China Mieville is known for rich, immersive fantasy novels, brilliant world building, and characters of rare depth and reality. Rather than sacrifice that depth in his collection of short stories, Looking For Jake, Mieville has shortened the time needed to immersion. Reading a Mieville novel is like slowly walking into a deep lake, feeling the water rise gradually. Mieville’s short stories are as deep and inarguable as the center of the ocean, full of unseen life. The very brevity of the trip means that there is no escape in sight, no certainty that the water has a shallow edge and no shore in sight. Even the most ambitious novel has to follow a certain form; in these short stories, there’s no preordained arc, and their endings, while never forced, are often surprising.
Most of the stories take advantage of the short tale’s necessary incompleteness. “Looking For Jake” is a one-person view of a strange apocalypse. The narrator can never know the whole story, and the story draws well on the shared sense of confusion between narrator and reader. “Go Between” also makes use of limited perspective in the life of a man who just happens to receive packages for reasons never explained. “Reports of Certain Events In London” and “Entry Taken From A Medical Encyclopedia” are hardly stories at all in the traditional sense. They offer no beginning or end, only the unnerving testimony of artifacts and unmotivated fact, but the limits of their knowledge serve to highlight the size of their stories.
“The Ball Room” is a more orthodox ghost story, even if the megastore setting is far removed from the usual atmospheric old houses and historic graveyards. The story ends in the expected manner, but then lasts long enough to add an unexpected twist. “Details” tells of another haunting, one strange enough to haunt even devoted fans of the weird. Both add the charm of locked-room mystery to the already strong allure of the haunted room.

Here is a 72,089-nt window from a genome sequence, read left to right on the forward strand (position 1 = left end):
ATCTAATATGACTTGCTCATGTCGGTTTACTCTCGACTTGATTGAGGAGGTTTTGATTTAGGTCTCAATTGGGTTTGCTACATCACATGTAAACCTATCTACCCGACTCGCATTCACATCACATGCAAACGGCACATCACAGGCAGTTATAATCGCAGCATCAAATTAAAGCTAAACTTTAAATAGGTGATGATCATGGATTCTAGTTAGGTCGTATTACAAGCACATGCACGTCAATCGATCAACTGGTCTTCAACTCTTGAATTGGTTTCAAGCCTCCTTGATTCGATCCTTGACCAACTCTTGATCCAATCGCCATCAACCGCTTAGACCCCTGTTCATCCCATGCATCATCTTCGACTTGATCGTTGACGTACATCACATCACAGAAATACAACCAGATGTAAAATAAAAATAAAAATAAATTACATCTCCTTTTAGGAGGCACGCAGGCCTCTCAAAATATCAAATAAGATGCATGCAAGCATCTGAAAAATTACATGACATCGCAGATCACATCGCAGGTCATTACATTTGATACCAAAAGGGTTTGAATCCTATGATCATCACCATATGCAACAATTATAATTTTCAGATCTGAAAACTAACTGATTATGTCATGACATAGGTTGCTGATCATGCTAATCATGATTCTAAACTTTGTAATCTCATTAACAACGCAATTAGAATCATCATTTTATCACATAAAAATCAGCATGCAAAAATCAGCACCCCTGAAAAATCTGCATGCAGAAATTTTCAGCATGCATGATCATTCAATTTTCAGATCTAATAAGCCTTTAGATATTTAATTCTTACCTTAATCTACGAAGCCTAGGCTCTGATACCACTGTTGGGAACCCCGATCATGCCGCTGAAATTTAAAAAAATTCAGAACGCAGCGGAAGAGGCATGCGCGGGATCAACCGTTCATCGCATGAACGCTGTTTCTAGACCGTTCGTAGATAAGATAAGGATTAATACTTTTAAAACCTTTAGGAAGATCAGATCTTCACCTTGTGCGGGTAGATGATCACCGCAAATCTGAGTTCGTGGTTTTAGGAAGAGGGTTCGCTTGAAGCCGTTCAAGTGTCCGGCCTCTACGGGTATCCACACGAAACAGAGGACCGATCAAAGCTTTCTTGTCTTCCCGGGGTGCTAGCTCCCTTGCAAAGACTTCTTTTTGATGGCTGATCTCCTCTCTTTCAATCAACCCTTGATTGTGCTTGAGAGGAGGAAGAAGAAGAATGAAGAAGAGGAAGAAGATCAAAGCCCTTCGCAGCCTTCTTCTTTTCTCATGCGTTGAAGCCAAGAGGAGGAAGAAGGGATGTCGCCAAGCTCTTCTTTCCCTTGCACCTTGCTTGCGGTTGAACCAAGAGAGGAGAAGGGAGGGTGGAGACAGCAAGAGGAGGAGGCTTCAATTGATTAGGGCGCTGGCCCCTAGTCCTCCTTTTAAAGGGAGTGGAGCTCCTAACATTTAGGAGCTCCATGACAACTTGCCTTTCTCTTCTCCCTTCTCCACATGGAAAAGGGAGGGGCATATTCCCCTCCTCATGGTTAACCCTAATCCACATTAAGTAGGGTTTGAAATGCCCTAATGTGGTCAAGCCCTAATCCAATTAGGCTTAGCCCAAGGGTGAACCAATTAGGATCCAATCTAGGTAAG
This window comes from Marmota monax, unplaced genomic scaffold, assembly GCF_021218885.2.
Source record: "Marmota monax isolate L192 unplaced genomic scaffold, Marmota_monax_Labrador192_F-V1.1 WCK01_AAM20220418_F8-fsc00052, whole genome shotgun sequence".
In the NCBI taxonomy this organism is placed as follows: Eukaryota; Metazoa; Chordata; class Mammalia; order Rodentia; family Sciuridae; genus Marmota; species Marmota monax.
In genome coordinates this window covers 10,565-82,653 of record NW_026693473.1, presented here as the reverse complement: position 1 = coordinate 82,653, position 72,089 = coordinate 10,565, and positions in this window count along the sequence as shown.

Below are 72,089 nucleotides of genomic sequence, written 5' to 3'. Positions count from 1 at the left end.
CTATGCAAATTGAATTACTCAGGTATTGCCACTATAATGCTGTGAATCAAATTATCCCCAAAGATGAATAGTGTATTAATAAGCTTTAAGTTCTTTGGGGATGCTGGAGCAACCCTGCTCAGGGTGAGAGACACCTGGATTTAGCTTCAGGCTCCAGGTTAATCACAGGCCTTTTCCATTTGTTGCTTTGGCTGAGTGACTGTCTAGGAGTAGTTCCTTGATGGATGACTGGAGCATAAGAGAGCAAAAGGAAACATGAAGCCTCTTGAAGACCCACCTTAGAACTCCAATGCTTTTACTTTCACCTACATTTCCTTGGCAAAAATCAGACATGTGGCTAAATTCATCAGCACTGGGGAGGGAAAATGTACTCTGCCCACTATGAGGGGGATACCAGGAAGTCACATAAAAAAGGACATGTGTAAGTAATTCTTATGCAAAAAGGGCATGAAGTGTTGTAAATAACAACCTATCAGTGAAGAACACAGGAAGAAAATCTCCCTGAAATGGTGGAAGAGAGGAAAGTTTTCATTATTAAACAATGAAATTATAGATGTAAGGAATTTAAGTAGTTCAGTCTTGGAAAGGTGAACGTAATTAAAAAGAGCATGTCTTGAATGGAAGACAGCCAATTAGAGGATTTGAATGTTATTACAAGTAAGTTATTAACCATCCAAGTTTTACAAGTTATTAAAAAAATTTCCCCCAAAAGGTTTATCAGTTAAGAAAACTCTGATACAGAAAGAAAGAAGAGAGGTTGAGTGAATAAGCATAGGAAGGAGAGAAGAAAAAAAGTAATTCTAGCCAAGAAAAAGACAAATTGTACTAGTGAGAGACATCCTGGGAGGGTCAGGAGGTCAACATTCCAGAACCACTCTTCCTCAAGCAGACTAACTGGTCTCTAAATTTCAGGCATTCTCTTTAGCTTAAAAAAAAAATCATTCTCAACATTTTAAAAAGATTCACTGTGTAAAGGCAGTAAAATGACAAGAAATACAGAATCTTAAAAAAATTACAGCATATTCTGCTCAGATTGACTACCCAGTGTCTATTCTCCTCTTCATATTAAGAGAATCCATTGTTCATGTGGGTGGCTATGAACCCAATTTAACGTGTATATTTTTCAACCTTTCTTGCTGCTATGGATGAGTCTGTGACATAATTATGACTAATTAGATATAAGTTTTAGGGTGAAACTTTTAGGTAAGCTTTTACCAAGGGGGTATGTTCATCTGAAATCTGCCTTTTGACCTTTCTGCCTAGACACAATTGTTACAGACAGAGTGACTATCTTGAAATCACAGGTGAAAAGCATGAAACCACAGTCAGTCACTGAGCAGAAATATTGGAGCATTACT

The greatest departure from Mieville’s usual storytelling is “On The Way To The Front,” and unfortunately, it’s also the most disappointing story of the lot. Told in the form of a mostly wordless comic book, “On The Way To The Front” appears to follow the story of a man who keeps himself at a remove from the war that surrounds his society. The story suffers largely from the artwork, which never makes the characters visually distinct, and possibly from Mieville’s own lack of experience with the pacing of sequential storytelling.
“The Tain” is a novella with a novel’s worth of story, and the accelerated pace makes it feel like one of the shortest stories in the book. “The Tain,” a tale of supernatural apocalypse and the strange history leading to it, is a sort of long-form cousin to “Looking for Jake,” surrounding the worlds in between with an inescapable sense of finality. Along with “Jack,” which tells the whole rise and fall of Mieville’s magically deformed rogue Jack Half-a-Prayer, “The Tain” will have the most familiar feel to fans of Mieville’s New Crobuzon stories.
Looking for Jake has another half dozen tales-- stories of evil charities, of the demons that will not leave, of holidays gone too far and worlds bound by a pane of glass. All share the essential sense of mystery that colors even Mieville’s longest novels. Encyclopedia entry or novella, every tale in Looking For Jake is only a glimpse of a wider story, limited by the knowledge of a narrator or the length of their time. The stories found here are never omniscient or complete, and they are never enough. But that brevity makes them captivating, demanding full attention to catch a glimpse of worlds that are always enchanting, even in the midst of collapse.